Reference is now made to FIG. 4, which is a block diagram illustrating an exemplary arrangement of logical components configured to process texture data using the techniques disclosed herein. The system memory and memory interface 406 serve to provide the texture filter system with the texture data that is stored in texture maps. This texture data, when requested, may be provided in the form of texture address data to L2 420. Although the texture address data may be in the form of physical address data, some embodiments utilize logical address data, which will ultimately be resolved into physical address data. The system memory 406 receives data requests from the L2 cache control 404, which, in some embodiments, receives information regarding required texture data from the texture FIFO control 402. The texture FIFO control 402 manages the texture filter FIFO 410, which operates to compensate for the missing texture data access latency from the system memory 406 to L2 420.

Texture data in L2 420 is reformatted by the data formatter 430 to produce set-associative data for L1 440. As discussed later, L1 440 is organized into sets and subsets of texels where set-associative mapping restricts the access of a subset in L1 to a corresponding channel in L2. Data stored in L1 440 is available to a filter MUX 450 for subsequent communication to the texture filter 460. The filter MUX 450 can also communicate with a texture filter FIFO 410 to communicate any additional data requirements. Additionally, where a portion of the data necessary to complete a filter operation resides in both L1 440 and L2 420, the filter MUX 450 may also receive texture data directly from L2 420 through the data formatter. The filter MUX 450 serves to direct texture data from multiple data locations in L1 440 and L2 420 to the texture filter 460. Since the texture data needs to be available for the texture filter 460 to perform, the filter MUX 450 may select a texture data set that is ready for the texture filter 460 while unavailable data is fetched for subsequent processing. The texture filter 460 may be divided into individual filter elements 470, such that the filter elements 470 may be capable of performing the filtering independent of each other or in combination.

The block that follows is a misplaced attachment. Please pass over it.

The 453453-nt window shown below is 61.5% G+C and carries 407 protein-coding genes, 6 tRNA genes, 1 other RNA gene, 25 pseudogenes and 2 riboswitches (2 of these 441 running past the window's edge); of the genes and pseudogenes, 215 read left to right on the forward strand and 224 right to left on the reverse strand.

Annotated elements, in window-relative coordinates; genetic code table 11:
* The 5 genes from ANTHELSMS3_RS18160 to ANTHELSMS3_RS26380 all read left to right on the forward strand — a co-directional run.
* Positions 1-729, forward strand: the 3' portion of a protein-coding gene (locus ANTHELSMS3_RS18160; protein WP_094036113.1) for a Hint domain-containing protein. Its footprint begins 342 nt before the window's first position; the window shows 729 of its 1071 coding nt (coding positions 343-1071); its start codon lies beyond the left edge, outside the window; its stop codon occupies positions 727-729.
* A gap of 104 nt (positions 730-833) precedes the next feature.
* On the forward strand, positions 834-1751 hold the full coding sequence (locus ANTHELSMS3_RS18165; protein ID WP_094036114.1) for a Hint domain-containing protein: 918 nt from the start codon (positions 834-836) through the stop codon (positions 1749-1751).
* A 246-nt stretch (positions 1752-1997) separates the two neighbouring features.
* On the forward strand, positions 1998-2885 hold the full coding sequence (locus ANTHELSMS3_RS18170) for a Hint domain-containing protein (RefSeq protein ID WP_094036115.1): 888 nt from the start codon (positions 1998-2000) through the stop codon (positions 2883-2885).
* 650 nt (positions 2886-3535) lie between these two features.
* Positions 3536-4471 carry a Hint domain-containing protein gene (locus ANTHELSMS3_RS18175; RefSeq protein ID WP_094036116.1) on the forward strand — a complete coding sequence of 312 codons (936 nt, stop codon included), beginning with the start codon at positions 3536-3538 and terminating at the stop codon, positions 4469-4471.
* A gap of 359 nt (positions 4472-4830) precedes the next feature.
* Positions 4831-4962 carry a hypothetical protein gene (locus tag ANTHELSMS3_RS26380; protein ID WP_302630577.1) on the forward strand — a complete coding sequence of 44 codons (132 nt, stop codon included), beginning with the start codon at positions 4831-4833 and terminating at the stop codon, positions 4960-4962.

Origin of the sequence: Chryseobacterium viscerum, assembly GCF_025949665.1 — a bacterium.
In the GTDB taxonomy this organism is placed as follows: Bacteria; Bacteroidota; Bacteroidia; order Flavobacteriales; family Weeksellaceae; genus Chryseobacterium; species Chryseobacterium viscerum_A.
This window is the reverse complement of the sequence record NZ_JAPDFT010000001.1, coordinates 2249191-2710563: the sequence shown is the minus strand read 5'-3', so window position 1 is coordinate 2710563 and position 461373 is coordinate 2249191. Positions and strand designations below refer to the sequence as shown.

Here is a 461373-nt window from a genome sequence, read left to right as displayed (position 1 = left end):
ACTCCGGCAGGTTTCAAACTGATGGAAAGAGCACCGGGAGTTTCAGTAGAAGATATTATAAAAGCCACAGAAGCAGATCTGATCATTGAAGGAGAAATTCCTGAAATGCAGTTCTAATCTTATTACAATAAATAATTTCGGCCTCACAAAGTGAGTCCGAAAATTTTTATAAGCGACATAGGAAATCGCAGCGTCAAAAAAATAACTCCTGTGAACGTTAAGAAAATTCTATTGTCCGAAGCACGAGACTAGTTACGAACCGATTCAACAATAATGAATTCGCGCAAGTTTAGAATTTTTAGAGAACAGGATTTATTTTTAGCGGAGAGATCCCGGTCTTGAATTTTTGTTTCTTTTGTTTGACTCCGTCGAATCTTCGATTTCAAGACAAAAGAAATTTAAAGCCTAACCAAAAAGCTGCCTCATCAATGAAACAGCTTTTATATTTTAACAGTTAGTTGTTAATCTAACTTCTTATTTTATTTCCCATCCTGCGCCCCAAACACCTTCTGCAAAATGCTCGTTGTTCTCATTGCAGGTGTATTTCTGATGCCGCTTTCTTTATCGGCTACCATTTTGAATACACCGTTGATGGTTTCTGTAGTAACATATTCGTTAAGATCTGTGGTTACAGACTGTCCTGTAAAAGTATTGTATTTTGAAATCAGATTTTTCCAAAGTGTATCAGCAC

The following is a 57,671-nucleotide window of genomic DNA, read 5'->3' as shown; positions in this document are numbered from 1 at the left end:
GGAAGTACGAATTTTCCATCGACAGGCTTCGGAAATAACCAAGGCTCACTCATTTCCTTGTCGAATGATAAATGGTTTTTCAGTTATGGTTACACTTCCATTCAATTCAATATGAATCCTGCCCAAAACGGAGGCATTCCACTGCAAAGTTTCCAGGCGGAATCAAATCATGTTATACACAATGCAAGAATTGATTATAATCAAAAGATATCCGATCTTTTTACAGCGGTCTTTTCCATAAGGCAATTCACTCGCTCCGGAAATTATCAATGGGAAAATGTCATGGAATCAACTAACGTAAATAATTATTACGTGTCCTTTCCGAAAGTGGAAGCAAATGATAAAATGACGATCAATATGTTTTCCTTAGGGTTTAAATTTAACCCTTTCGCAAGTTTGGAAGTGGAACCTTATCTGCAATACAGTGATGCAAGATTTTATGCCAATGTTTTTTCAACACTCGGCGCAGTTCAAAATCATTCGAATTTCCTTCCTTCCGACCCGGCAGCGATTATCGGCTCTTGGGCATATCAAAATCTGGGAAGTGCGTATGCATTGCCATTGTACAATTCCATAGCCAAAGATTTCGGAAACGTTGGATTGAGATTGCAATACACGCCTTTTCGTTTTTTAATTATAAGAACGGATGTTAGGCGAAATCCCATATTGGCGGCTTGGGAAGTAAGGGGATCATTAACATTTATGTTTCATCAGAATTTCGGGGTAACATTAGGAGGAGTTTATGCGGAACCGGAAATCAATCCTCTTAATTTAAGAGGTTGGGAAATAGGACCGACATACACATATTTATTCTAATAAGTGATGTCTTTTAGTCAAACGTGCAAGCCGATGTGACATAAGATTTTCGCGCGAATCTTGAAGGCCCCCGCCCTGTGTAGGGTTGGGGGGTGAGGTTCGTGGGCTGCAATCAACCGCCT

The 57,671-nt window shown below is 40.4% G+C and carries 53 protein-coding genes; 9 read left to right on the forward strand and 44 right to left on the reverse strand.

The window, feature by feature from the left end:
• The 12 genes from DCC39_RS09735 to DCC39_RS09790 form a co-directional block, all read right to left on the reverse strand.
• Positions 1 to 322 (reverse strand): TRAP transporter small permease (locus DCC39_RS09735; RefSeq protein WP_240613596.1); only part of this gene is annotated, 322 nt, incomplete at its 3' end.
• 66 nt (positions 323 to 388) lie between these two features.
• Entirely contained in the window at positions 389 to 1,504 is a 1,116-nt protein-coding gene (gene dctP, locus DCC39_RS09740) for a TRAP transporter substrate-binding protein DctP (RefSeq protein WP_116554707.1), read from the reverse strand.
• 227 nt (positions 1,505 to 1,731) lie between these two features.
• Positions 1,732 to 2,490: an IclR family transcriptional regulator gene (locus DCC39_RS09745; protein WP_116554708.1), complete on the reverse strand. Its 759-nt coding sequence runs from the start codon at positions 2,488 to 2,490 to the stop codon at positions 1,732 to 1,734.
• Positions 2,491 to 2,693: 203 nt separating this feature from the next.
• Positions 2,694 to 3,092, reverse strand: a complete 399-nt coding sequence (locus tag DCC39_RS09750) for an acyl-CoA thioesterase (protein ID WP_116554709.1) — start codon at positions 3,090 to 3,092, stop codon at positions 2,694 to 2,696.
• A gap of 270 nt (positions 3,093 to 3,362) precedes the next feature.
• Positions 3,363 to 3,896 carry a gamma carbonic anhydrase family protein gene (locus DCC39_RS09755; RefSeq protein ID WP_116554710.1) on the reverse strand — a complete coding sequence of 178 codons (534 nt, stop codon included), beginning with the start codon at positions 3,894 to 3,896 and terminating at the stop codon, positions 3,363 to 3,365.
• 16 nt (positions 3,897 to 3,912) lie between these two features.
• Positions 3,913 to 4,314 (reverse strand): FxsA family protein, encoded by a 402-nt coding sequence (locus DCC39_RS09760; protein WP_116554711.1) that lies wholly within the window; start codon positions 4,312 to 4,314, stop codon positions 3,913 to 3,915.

Reference is now made to FIG. 5, which is a block diagram illustrating an exemplary L2 cache organizational format under the disclosure herein. The L2 cache 500 includes multiple L2 data lines 501. Each L2 data line 501 is divided into an even block 504 and an odd block 502. The even block 504 serves to process texture data from the even pipelines or cache lines and the odd block 502 serves to process texture data from the odd pipelines or cache lines. Within each of the blocks 502, 504, L2 is subdivided into banks 510. Although, as shown, each block includes two banks, one of ordinary skill in the art knows or will know that a cache with blocks that include more than two banks or, in the alternative, are not subdivided at all is within the scope and spirit of this disclosure. Each bank 510 is further subdivided into multiple channels 520. Although, as shown, the L2 data line 501 is configured to include two blocks, four banks and 16 channels, one of ordinary skill in the art knows or will know that a cache with blocks, banks and channels that include more or less than the subdivision illustrated is within the scope and spirit of this disclosure. Additionally, L2 500 is configured as multiple L2 data lines 501 including for example 64, 128, 256, or 512, among others. Further, each L2 data line 500 may be 128, 256, 512, 1024, or 2048 bits wide, among others.

Reference is now made to FIG. 6, which is a block diagram illustrating an exemplary L1 organizational format. The embodiment of L1 as shown in FIG. 6 includes three L1 data lines 602. One of ordinary skill in the art will appreciate that an L1 having more or less than three L1 data lines 602 is consistent with the scope and spirit of this disclosure. The exemplary L1 data lines 602 are divided into two sets 610, each of which are subdivided into four subsets 620. Each of the subsets 620 includes the texture data of four texels 630. One of ordinary skill in the art will appreciate that the number of subsets and texels shown in L1 600 is merely exemplary and is not intended to limit the scope of the disclosure in any way. Additionally, L1 600 may be 128, 256, 512, 1024, or 2048 bits wide, among others. In some embodiments, the width of L1 may be an integer factor of the width of L2 such that multiple L2 data lines 501 may be loaded into a single L1 data line 602. By way of example, L2 may be 1024 bits wide and L1 may be 2048 bits wide such that two L2 data lines 501 could be loaded into a single L1 data line 602.